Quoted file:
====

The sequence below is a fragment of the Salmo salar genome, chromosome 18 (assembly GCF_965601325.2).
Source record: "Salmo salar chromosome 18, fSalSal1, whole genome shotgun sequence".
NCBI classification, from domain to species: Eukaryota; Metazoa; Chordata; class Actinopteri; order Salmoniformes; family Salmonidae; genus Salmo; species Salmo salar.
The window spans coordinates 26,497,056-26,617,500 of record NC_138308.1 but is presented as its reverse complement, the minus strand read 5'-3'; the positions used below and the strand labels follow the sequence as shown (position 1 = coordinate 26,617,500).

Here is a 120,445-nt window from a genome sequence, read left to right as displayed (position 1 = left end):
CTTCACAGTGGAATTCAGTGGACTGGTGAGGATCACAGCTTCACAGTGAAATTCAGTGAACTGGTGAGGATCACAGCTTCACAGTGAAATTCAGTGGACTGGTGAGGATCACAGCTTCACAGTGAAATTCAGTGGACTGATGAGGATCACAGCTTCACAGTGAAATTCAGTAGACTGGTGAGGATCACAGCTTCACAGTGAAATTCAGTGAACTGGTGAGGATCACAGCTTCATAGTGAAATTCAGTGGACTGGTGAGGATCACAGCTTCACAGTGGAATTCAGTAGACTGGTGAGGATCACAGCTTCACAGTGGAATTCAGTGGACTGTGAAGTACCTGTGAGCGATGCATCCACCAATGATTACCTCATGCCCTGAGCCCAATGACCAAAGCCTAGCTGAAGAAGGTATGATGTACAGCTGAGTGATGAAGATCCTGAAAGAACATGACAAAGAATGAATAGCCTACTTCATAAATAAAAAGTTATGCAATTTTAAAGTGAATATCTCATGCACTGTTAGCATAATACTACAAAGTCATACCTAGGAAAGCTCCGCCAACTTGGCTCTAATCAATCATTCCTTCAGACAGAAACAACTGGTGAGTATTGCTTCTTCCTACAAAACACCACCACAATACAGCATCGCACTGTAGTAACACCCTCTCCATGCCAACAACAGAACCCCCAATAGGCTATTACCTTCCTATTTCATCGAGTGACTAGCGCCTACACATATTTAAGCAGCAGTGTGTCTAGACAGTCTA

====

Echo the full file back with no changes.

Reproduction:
The sequence below is a fragment of the Salmo salar genome, chromosome 18 (assembly GCF_965601325.2).
Source record: "Salmo salar chromosome 18, fSalSal1, whole genome shotgun sequence".
NCBI classification, from domain to species: Eukaryota; Metazoa; Chordata; class Actinopteri; order Salmoniformes; family Salmonidae; genus Salmo; species Salmo salar.
The window spans coordinates 26,497,056-26,617,500 of record NC_138308.1 but is presented as its reverse complement, the minus strand read 5'-3'; the positions used below and the strand labels follow the sequence as shown (position 1 = coordinate 26,617,500).

Here is a 120,445-nt window from a genome sequence, read left to right as displayed (position 1 = left end):
CTTCACAGTGGAATTCAGTGGACTGGTGAGGATCACAGCTTCACAGTGAAATTCAGTGAACTGGTGAGGATCACAGCTTCACAGTGAAATTCAGTGGACTGGTGAGGATCACAGCTTCACAGTGAAATTCAGTGGACTGATGAGGATCACAGCTTCACAGTGAAATTCAGTAGACTGGTGAGGATCACAGCTTCACAGTGAAATTCAGTGAACTGGTGAGGATCACAGCTTCATAGTGAAATTCAGTGGACTGGTGAGGATCACAGCTTCACAGTGGAATTCAGTAGACTGGTGAGGATCACAGCTTCACAGTGGAATTCAGTGGACTGTGAAGTACCTGTGAGCGATGCATCCACCAATGATTACCTCATGCCCTGAGCCCAATGACCAAAGCCTAGCTGAAGAAGGTATGATGTACAGCTGAGTGATGAAGATCCTGAAAGAACATGACAAAGAATGAATAGCCTACTTCATAAATAAAAAGTTATGCAATTTTAAAGTGAATATCTCATGCACTGTTAGCATAATACTACAAAGTCATACCTAGGAAAGCTCCGCCAACTTGGCTCTAATCAATCATTCCTTCAGACAGAAACAACTGGTGAGTATTGCTTCTTCCTACAAAACACCACCACAATACAGCATCGCACTGTAGTAACACCCTCTCCATGCCAACAACAGAACCCCCAATAGGCTATTACCTTCCTATTTCATCGAGTGACTAGCGCCTACACATATTTAAGCAGCAGTGTGTCTAGACAGTCTA